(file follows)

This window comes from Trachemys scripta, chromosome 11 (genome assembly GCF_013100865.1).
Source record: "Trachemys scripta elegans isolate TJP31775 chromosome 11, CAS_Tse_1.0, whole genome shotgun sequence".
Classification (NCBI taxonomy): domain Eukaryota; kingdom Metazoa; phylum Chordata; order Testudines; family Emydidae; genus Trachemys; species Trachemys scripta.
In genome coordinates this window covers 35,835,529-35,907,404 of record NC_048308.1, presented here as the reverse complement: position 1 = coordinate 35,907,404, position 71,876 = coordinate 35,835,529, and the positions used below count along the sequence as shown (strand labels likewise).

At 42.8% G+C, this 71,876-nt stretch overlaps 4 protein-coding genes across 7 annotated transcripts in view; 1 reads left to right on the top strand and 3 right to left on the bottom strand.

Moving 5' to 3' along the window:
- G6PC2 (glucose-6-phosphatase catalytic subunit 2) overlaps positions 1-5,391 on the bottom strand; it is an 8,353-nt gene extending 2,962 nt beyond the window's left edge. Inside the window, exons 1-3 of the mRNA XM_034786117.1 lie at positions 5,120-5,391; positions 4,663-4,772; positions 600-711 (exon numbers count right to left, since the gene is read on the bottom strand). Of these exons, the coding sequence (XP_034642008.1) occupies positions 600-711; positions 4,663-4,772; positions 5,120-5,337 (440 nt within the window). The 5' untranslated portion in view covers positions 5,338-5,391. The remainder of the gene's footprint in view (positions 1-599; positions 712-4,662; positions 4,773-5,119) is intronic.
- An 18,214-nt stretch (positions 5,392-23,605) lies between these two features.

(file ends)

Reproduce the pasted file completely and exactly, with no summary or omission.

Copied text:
This window comes from Trachemys scripta, chromosome 11 (genome assembly GCF_013100865.1).
Source record: "Trachemys scripta elegans isolate TJP31775 chromosome 11, CAS_Tse_1.0, whole genome shotgun sequence".
Classification (NCBI taxonomy): domain Eukaryota; kingdom Metazoa; phylum Chordata; order Testudines; family Emydidae; genus Trachemys; species Trachemys scripta.
In genome coordinates this window covers 35,835,529-35,907,404 of record NC_048308.1, presented here as the reverse complement: position 1 = coordinate 35,907,404, position 71,876 = coordinate 35,835,529, and the positions used below count along the sequence as shown (strand labels likewise).

At 42.8% G+C, this 71,876-nt stretch overlaps 4 protein-coding genes across 7 annotated transcripts in view; 1 reads left to right on the top strand and 3 right to left on the bottom strand.

Moving 5' to 3' along the window:
- G6PC2 (glucose-6-phosphatase catalytic subunit 2) overlaps positions 1-5,391 on the bottom strand; it is an 8,353-nt gene extending 2,962 nt beyond the window's left edge. Inside the window, exons 1-3 of the mRNA XM_034786117.1 lie at positions 5,120-5,391; positions 4,663-4,772; positions 600-711 (exon numbers count right to left, since the gene is read on the bottom strand). Of these exons, the coding sequence (XP_034642008.1) occupies positions 600-711; positions 4,663-4,772; positions 5,120-5,337 (440 nt within the window). The 5' untranslated portion in view covers positions 5,338-5,391. The remainder of the gene's footprint in view (positions 1-599; positions 712-4,662; positions 4,773-5,119) is intronic.
- An 18,214-nt stretch (positions 5,392-23,605) lies between these two features.